Countries around the world are scaling up new technologies and releasing policy plans with the ambition of reaching net zero by the middle of this century. One of the areas where change is happening the most rapidly is in the electric vehicle (EV) sector: Sales of EVs doubled in 2021 on a year-on-year basis, to hit 6.6 million worldwide. Back in 2012, just 120,000 electric cars were sold, according to data from the International Energy Agency (IEA).
The IEA said in its 2050 pathway, published in 2021, that 60% of new passenger cars must be EVs by 2030 for the world to be on a trajectory for net zero by mid-century, with nearly all cars being so by 2050. By doubling in sales volume between 2020 and 2021, EVs made up 8.3% of all cars sold in 2021, and further projected exponential growth means that EVs are one of the few areas the IEA believes to be on track for net zero 2050.
But while increasing EV production is good for the climate, this rapid transition brings with it challenges. Manufacturing supply chains need to be able to keep up with booming factory orders: Several car manufacturers have had to halt production over the past year because of problems with the supply of microchips.
In November 2021, Volkswagen halted production at two German factories, and in February 2022, Ford suspended production at three assembly plants in the US and Mexico. Manufacturers also will need a steady supply of critical minerals such as lithium and cobalt for batteries and other associated technologies.
While all major automakers have made long-term commitments to EVs, a May 2022 study, The Automotive Sector and Climate Change, from the think tank InfluenceMap found that not all automakers are planning to make enough EVs by 2030 to keep in step with Paris Agreement climate goals. Many automakers have not committed to such aggressive timelines. It’s important to consider that such commitments have major operational considerations such as re-engineering supply chains and re-tooling manufacturing facilities for these new vehicles.
Electric vehicle data: connected driving as a solution
Another major challenge for the widespread adoption of EVs is the massive number of new charging points that will be required: the 225,000 that existed in the EU in 2020 need to increase 72-fold to reach 16.3 million by 2050, according to modelling by the European Commission. If both the public and private sectors don’t achieve this jump, there is a risk consumers won’t feel confident buying electric vehicles due to ‘range anxiety’.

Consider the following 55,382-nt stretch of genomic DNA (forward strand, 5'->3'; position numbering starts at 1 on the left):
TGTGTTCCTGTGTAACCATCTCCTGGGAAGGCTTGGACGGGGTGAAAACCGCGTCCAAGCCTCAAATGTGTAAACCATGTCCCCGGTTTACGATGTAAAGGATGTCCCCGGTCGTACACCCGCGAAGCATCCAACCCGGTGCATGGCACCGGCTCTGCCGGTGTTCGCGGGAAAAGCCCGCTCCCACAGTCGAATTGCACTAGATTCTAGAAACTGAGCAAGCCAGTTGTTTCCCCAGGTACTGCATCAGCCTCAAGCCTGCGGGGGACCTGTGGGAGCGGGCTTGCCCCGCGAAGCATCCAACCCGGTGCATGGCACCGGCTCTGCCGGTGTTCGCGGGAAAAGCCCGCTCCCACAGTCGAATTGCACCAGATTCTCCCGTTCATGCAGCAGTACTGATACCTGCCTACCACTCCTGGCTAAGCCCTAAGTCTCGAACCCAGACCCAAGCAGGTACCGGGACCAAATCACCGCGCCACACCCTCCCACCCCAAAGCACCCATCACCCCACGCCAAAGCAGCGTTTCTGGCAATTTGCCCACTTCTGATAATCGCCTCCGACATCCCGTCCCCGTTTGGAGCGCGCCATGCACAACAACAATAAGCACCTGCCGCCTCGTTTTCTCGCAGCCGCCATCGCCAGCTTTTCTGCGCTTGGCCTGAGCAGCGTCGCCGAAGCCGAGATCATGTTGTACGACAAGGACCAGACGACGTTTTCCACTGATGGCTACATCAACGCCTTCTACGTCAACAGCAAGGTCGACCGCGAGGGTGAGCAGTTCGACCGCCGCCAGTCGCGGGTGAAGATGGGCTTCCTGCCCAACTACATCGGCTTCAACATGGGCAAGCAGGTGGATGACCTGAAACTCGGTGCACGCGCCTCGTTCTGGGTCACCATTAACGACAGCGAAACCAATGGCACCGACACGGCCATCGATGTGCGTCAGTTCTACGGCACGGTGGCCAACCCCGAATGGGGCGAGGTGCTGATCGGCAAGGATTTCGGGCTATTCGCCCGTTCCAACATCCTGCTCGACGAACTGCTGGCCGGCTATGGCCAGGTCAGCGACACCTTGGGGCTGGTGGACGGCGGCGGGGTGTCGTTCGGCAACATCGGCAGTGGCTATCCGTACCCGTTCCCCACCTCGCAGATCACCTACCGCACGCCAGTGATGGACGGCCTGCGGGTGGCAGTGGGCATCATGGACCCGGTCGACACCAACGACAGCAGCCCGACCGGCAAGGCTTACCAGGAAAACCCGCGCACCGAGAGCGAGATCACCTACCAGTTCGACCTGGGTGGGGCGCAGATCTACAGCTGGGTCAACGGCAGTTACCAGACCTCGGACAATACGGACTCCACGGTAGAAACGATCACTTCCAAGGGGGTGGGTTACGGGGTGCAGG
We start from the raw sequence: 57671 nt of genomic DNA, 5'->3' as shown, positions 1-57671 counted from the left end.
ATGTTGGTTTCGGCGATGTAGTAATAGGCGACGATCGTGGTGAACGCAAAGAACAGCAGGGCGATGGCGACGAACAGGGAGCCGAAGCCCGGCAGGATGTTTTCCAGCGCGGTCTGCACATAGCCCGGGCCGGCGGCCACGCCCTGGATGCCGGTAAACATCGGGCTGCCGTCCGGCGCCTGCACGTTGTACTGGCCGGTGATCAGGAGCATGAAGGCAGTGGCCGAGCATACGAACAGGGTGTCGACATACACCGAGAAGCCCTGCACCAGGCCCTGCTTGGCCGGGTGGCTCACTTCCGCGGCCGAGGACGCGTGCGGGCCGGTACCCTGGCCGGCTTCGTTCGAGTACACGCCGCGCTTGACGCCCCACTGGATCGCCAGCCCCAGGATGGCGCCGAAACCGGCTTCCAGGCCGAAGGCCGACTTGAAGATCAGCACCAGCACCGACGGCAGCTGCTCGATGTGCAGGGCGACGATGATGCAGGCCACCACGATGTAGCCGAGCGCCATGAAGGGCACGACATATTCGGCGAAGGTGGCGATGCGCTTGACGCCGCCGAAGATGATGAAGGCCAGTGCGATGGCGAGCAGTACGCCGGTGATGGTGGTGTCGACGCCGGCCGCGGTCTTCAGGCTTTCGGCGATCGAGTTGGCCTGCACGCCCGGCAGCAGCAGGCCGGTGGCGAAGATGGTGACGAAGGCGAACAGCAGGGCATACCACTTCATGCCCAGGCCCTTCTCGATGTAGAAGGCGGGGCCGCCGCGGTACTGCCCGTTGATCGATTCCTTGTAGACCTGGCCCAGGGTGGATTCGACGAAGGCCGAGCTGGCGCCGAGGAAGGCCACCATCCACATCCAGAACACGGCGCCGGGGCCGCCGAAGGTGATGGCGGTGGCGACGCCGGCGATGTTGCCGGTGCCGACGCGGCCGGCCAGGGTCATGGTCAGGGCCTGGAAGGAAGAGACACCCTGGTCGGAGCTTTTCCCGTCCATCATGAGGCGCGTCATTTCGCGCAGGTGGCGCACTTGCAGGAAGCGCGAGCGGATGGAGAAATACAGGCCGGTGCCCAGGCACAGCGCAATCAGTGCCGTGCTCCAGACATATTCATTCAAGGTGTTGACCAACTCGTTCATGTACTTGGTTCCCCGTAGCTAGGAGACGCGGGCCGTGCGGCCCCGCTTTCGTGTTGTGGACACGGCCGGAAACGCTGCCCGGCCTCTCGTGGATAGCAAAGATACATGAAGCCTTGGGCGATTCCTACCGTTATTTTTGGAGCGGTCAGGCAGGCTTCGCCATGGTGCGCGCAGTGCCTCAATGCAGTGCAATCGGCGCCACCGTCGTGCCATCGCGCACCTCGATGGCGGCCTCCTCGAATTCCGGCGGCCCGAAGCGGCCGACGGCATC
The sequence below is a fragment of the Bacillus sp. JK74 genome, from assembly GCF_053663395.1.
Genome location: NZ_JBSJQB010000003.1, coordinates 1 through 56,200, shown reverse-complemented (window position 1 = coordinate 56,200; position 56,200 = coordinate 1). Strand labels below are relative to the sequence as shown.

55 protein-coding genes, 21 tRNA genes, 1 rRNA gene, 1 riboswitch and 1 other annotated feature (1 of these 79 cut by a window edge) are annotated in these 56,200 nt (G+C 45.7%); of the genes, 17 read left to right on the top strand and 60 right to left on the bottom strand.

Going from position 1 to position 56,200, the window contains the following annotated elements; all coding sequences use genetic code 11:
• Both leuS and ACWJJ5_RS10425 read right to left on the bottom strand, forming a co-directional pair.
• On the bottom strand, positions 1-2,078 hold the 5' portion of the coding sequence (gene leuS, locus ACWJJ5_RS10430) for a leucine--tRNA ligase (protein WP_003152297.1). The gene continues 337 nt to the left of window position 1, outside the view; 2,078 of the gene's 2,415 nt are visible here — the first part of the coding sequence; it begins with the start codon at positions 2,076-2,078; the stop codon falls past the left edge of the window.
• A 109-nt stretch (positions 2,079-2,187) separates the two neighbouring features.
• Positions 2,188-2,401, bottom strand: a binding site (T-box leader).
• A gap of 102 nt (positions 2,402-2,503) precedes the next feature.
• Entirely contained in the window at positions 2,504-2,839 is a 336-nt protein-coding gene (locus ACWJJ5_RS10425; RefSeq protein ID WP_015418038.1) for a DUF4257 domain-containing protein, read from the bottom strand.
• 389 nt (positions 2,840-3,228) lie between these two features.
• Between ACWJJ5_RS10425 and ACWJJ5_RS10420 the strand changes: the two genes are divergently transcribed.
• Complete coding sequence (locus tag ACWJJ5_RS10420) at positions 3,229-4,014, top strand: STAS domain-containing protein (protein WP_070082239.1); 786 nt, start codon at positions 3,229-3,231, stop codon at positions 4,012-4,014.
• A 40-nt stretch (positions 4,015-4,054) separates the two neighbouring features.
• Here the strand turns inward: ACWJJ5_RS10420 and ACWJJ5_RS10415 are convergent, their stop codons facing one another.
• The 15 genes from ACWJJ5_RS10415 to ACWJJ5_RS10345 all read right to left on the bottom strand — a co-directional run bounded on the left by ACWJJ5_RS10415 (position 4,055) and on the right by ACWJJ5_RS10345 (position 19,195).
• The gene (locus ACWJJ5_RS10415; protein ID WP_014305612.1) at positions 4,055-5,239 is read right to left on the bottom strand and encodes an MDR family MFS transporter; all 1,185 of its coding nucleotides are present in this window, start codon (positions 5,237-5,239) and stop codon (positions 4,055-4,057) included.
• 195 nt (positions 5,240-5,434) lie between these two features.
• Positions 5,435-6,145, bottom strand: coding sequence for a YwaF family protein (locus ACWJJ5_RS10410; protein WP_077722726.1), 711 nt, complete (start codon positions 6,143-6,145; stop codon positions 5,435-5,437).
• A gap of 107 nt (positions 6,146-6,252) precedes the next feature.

If policymakers alone cannot close this gap, there are opportunities for companies in the private sector to address this range anxiety and help boost the uptake of EVs.
HERE Technologies is one such company working in this space. The company is the leading location platform company, specialising in software and data solutions for connected driving, which is the digital in-person experience of modern cars.
According to HERE Technologies, approximately 170 million vehicles consume HERE data, and approximately 34 million vehicles are connected with HERE’s platform. Many of the world’s largest automakers rely on HERE Technologies for location-based solutions, including navigation software, SDKs and connected vehicle services.
“We help reduce range and infrastructure anxiety faced by new EV drivers by providing them with EV-specific routing that helps maximize vehicle energy efficiency and advance planning for charging stopovers”, explains Ronak Amin, Global Product Marketing Manager, HERE Technologies.
He adds that as the industry matures, there will be further opportunities to leverage electric vehicle data such as pattern analytics and machine learning for making personalised EV driving recommendations or helping the driver plan for other necessary downtime such as EV repair and maintenance.
HERE Technologies has deep experience in the automotive industry, which puts it in prime position to make capitalise on business opportunities that will come with the transition to electric vehicles and connected driving. “We harness the power of location data to make EV driving more enjoyable and by managing range and infrastructure anxiety,” says Amin.